We might be inclined to view 2021 through a similar lens, since the COVID-19 pandemic has us coming off one of the strangest years in sports history. Among 2020’s many peculiarities, NFL scoring was off the charts last year, and home-field advantage completely disappeared with reduced or eliminated crowds of fans for practically all season. NFL home teams actually lost more often than they won in the 2020 regular season — just the fourth time that’s ever happened in pro football history — going 127-128-1 on the year. Add in an eventful offseason, and you could see teams going into this year more scattered than usual.

Then again, most of the noise surrounding the NFL in 2020 didn’t actually seem to affect our model’s predictions. Looking back on our forecast data, we found that 2020 was (surprisingly) the model’s most accurate season since 2015, whether by judging how far off pregame predictions were or by how often Elo favorites won. Teams weren’t especially bunched-up in their ratings by season’s end, either, and the average team’s eventual end-of-season Elo was within +/- 68.8 rating points of where it started, which made 2020 roughly as predictable as any post-merger season (where the average error was +/- 67.2 Elo points). So some of 1983’s more unsettled elements are not necessarily repeating themselves now, in 2021.

Besides, not every shocking Week 1 portends a tumultuous season. In the other years when Week 1 saw favorites win less than half of their games — 1972, 1980 and 1999 — the most highly regarded teams rebounded just fine. Each of those seasons ultimately saw favorites win at least 64 percent of their games over the full schedule, which is pretty close to the 65.6 percent success rate for favorites overall since 1970.

It is true that Week 1 of a season can have bigger implications on the rest of the year than we might think, since its games carry a lot of information — both in terms of affecting the standings and giving us a first glimpse at how new rosters stack up relative to each other. And in that sense, the unexpected results of Week 1 did throw some teams’ playoff odds for a loop. The Football Team (down 29 percentage points), Packers (-19), Titans (-18), Falcons (-18), Ravens (-16), Bills (-13) and Browns (-10) all saw their chance of making the postseason drop by double-digits in the opening week,1 while the Saints (+25), Eagles (+22), Cardinals (+19), Steelers (+16), Dolphins (+14), Broncos (+14) and Seahawks (+10) all gained at least 10 percentage points of playoff odds.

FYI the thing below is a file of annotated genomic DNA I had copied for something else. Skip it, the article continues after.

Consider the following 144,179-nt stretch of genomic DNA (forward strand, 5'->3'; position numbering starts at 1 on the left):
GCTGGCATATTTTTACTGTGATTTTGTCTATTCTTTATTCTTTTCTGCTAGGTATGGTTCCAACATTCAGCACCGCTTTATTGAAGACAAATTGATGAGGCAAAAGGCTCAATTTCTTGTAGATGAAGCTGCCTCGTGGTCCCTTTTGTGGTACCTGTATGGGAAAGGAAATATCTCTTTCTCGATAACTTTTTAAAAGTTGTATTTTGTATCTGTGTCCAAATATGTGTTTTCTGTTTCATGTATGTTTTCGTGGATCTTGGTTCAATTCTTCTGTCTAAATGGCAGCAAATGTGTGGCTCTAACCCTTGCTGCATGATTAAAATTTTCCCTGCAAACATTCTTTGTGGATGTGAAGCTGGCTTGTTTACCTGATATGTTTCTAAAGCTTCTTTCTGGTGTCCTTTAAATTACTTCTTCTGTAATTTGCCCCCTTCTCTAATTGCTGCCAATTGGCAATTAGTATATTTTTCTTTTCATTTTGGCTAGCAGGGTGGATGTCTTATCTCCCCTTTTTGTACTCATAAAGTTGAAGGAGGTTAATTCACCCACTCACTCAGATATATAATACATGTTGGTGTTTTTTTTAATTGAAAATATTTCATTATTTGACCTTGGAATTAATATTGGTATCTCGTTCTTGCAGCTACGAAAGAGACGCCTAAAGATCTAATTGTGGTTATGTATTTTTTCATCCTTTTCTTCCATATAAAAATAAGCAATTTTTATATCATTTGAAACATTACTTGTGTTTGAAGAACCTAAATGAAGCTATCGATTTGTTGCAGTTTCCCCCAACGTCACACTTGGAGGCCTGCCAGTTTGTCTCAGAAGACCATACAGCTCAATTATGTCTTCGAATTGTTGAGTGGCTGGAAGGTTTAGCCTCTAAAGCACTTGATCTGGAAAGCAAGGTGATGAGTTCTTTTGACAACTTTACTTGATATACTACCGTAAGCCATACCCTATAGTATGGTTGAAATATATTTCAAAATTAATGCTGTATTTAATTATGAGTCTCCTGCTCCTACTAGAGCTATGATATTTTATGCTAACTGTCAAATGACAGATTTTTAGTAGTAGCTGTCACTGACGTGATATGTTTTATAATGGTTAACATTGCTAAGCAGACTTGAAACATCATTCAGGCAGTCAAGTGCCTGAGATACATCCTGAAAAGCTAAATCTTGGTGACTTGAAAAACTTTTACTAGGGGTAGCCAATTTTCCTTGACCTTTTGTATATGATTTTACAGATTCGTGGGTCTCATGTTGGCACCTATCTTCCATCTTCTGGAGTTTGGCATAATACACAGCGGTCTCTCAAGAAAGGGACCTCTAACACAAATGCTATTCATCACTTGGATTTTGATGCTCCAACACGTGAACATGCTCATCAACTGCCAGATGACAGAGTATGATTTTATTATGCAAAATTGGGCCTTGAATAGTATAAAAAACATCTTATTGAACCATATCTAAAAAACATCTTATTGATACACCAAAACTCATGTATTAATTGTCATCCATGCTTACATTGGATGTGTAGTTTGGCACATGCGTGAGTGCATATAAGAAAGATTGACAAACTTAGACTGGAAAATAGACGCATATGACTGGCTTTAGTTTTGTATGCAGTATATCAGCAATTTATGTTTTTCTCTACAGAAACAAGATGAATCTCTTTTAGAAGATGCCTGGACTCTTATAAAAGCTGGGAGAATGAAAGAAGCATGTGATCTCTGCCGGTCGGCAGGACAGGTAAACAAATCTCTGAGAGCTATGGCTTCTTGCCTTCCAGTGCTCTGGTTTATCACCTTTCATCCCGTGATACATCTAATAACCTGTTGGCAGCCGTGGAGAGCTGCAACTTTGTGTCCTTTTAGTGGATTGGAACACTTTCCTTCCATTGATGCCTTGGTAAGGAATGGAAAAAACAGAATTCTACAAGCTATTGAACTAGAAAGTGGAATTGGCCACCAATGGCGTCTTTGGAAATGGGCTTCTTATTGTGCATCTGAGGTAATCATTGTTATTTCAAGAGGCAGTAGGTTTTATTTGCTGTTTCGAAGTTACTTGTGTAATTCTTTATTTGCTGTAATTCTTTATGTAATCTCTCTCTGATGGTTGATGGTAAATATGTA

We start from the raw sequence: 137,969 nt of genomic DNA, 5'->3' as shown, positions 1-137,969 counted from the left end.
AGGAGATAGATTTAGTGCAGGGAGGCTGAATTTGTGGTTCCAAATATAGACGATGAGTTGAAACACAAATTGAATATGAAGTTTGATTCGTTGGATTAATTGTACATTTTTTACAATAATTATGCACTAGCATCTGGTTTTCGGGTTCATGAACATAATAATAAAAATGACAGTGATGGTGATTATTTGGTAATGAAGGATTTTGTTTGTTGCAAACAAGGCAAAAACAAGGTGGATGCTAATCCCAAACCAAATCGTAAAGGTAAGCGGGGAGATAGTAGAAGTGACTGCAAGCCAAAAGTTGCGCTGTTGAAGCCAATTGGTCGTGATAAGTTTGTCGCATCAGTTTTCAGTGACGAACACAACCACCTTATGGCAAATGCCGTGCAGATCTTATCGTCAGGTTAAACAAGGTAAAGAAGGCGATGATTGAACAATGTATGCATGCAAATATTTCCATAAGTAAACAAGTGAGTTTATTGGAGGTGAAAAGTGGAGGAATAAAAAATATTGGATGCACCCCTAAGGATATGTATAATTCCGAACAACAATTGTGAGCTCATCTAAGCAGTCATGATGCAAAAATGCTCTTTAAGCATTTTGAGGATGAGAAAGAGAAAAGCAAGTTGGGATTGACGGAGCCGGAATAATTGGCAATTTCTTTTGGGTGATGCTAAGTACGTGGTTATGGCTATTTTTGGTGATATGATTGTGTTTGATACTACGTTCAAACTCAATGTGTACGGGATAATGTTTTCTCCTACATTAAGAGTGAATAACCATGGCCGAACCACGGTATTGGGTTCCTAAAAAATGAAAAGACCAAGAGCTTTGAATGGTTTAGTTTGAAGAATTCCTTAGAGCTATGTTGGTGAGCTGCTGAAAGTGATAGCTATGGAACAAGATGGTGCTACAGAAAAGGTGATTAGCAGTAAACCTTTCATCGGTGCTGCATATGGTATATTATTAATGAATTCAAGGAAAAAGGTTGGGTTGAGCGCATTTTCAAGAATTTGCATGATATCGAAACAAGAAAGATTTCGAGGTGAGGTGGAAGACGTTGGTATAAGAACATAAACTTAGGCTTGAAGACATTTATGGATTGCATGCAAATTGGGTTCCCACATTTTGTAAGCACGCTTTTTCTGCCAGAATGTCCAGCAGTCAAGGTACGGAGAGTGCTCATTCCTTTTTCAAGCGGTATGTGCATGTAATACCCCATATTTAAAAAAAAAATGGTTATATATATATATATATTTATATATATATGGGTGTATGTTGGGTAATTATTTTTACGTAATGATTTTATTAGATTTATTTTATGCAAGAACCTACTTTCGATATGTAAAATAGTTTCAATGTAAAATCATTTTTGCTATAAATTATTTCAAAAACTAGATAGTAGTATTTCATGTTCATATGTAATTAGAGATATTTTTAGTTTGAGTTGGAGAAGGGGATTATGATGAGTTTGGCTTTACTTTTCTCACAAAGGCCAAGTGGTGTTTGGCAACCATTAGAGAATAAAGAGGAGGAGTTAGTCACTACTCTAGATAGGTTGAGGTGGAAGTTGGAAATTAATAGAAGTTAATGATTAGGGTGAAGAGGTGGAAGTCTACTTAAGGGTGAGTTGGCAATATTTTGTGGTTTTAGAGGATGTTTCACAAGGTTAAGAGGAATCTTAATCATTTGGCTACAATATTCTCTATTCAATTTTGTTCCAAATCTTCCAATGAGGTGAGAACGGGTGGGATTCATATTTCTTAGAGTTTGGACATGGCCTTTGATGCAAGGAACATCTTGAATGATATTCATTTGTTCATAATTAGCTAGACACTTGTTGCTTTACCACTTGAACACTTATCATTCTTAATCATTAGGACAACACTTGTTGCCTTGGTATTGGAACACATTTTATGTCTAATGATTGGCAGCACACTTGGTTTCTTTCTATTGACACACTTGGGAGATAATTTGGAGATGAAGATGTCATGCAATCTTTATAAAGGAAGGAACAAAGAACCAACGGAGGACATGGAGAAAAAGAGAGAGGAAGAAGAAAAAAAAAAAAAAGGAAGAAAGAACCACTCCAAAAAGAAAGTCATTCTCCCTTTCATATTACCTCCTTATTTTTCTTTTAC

Chances are that at least some of those teams will look back at the chaos of Week 1 as a sign of what was yet to come, for both good and bad. But with a larger sample of regular-season games to work with this year than ever before, which should (theoretically) help filter out fluke performances, it’s too early to say whether 2021 as a whole will be historically topsy-turvy — even if its opening salvo was nothing if not that.

Check out our latest NFL predictions.


  1. Washington’s odds saw yet another factor play a role: a long-term injury to starting QB Ryan Fitzpatrick.

Neil Paine was the acting sports editor at FiveThirtyEight.